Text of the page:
Saudi have won 29 medals in athletics, including 17 golds, since first participating in the 1978 Asiad.
It is hoped that this figure will be added to in the coming week as 17 of Saudi’s 169-athlete delegation take to the track and field inside the Gelora Bung Karno Stadium. The last time Saudi left an Asian Games with less than seven medals was in 1990 so expectations are high.
Abdullah Abkar Mohammed will contest the 100m semifinal on Sunday after finishing second in his qualifying heat, just 0.02 seconds behind Chunhan Yang of Chinese Taipei who clocked 10.13.
Mohammed competed at the 2016 Olympics in Rio de Janeiro and has a personal best of 10.04.
Meanwhile the football team must beat Japan on Sunday to reach the semifinal, the volleyball side face Taipei this evening, and the water polo team get their campaign underway this afternoon against Vietnam. Jiu jitsu action will also take place on Sunday, although Saudi have yet to show they can compete at the same level of their Gulf neighbors, the UAE.


The Emirates in fact top the medal standings among the Arab countries, in large part to their jiu-jitsu contingent who have so far secured two golds, four silvers and a bronze. Ali Allanjawi also won gold for his country in the Runabout Limited category of jet-ski to help the Emirates climb to 12th in the overall standings. Jordan are similarly strong in combat competition, sharing their seven medals across jiu-jitsu (one silver and two bronze) and taekwondo (one gold and three bronze).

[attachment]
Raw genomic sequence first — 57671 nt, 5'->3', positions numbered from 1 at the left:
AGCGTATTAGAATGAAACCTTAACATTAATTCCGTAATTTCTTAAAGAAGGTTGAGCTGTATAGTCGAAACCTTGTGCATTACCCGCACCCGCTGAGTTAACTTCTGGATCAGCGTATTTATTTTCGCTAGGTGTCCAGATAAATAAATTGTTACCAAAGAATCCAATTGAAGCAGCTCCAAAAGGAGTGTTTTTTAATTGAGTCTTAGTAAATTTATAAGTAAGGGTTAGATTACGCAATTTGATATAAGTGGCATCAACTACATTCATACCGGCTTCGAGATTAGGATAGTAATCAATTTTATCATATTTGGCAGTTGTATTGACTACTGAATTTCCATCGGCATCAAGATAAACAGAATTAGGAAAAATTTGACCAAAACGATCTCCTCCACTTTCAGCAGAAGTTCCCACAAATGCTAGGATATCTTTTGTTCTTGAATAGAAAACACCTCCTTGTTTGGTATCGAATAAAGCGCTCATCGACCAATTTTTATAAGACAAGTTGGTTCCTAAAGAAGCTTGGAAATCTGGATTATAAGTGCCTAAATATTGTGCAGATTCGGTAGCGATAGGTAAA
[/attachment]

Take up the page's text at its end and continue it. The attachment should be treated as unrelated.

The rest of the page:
Lebanon with one gold and a bronze in shooting, a silver in wrestling and bronze in taekwondo, sit 22nd in the table, narrowly ahead of Iraq, who won gold in weightlifting through Safa Rashed, and Bahrain, who won two silvers in athletics. Meanwhile Saudi and Qatar share 27th place with two medals apiece after Qatar won silver in weightlifting and bronze in shooting.